While DC has practiced a lot of restraint in the last couple of years with their employment of crossovers, Marvel never really has. This isn’t a bad thing if the stories are worth reading, and the first chapter of Battle of the Atom definitely looks like it may be worth giving it a shot. When All-New X-Men began last year, the Marvel U was in disarray. In the wake of Avengers vs. X-Men, Professor X was killed, and Cyclops had become something of a radical mutant revolutionary, even having made friends with the likes of Magneto. While Wolverine leads the group of X-Men occupying the new Jean Grey School for Higher Learning, Cyclops and his allies have had to go underground, since the former leader of the X-Men is wanted by humans, mutants, and even Avengers for the murder of Professor X.

X-Man Beast, sensing that his former friend had gone astray, went back in time to bring the original X-Men lineup (Cyclops, Jean Grey, Beast, Iceman, and Angel) into the future in hopes that the younger Cyclops may be able to talk some sense into his older self. Since then, the modern X-Men have been shellshocked in interacting with the classic team, especially since Jean Grey is sort of alive again.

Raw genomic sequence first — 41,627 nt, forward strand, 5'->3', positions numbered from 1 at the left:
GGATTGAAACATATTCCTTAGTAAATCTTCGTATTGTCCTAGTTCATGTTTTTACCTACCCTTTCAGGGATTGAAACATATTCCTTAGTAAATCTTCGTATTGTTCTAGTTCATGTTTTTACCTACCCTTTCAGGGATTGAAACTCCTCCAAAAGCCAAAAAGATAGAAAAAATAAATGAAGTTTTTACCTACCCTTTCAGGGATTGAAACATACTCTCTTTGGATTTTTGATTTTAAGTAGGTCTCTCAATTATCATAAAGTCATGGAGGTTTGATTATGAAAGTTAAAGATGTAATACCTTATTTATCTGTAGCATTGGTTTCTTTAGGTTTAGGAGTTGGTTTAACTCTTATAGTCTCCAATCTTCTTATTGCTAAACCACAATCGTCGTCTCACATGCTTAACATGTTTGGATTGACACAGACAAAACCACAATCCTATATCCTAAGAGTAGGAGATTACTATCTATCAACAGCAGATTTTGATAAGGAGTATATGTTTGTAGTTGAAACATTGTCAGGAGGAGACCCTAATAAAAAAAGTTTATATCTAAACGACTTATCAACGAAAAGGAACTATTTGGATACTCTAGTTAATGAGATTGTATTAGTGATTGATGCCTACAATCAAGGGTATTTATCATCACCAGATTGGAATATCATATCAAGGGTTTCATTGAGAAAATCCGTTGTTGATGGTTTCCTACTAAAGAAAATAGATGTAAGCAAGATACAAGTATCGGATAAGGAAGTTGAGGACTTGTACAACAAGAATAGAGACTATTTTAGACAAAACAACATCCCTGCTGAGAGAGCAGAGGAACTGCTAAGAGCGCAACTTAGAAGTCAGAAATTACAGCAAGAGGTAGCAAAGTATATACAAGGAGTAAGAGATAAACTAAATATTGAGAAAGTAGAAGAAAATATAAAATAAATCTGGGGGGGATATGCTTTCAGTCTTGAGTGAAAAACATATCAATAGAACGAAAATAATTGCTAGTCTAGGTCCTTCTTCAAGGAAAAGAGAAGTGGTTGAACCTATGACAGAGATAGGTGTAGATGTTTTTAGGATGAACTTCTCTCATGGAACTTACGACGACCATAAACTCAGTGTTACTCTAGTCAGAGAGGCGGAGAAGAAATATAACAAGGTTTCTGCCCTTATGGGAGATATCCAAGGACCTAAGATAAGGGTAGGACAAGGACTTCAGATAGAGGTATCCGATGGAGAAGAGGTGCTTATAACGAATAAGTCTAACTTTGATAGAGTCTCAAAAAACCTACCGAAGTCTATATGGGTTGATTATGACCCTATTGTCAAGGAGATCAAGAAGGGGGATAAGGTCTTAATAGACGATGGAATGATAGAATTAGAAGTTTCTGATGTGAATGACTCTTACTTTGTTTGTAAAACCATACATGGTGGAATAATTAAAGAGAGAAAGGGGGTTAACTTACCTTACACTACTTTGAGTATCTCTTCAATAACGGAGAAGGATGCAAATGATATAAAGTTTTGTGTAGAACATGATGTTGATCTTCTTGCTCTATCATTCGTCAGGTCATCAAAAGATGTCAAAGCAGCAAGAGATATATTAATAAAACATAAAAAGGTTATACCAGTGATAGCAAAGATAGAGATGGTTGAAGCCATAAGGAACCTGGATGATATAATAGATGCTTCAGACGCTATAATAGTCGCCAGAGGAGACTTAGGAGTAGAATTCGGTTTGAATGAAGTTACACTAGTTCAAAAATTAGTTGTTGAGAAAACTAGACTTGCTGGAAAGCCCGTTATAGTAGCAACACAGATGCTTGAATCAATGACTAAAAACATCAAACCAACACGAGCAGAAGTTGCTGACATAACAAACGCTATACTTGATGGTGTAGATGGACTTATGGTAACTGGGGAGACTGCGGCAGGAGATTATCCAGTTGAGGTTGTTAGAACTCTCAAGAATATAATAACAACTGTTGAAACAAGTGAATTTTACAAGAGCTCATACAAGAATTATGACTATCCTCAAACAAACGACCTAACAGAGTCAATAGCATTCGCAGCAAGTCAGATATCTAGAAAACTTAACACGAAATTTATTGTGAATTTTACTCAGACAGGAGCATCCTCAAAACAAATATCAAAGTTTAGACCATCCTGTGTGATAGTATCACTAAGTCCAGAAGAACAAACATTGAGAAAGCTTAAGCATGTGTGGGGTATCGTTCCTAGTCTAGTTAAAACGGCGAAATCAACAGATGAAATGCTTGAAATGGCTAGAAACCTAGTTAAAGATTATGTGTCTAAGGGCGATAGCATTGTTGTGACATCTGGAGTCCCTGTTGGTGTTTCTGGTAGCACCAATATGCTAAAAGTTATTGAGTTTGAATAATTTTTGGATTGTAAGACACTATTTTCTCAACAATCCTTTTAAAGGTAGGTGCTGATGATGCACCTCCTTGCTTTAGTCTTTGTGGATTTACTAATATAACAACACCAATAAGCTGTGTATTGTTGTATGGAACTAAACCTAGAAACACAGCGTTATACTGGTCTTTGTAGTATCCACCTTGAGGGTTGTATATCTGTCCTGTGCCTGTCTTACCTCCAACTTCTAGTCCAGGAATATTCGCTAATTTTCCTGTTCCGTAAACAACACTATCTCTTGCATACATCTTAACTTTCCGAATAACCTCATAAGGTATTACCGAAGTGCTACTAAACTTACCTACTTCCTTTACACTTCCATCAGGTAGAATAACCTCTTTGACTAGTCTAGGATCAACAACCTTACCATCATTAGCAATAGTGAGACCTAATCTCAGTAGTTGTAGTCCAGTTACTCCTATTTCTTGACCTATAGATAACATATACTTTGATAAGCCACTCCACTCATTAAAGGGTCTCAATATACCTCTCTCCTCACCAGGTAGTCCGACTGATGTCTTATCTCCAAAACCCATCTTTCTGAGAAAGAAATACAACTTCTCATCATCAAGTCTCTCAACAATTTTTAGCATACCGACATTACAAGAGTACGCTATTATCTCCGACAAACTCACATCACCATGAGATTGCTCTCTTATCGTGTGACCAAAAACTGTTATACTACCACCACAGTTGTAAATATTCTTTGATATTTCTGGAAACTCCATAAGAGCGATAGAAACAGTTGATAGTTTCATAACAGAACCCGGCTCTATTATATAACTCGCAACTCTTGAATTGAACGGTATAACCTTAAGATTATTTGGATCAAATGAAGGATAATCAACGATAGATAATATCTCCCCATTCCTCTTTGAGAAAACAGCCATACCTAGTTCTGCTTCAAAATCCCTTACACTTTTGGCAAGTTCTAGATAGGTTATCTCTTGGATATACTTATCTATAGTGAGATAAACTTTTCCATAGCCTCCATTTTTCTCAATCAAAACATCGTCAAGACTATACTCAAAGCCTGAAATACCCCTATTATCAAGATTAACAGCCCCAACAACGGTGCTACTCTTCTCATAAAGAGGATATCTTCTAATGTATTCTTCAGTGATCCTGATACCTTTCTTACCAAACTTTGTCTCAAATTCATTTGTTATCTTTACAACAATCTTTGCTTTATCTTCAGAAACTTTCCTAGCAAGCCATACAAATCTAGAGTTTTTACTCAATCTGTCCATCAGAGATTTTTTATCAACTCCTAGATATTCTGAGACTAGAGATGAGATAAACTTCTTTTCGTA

Battle of the Atom seems to bring all of these events to quite a head. In the course of the first issue, one of the classic X-Men gets caught in some mortal danger, which briefly erases one of the modern X-Men from existence. This causes quite a stir in the ranks, with the modern team feeling that the time for the classic group in their future has come to an end and that they need to return home. The only problem is that most of them don’t want to go home, and when they see what the future may hold if they do in fact leave, events are set in motion that could change the fate of the X-Men forever.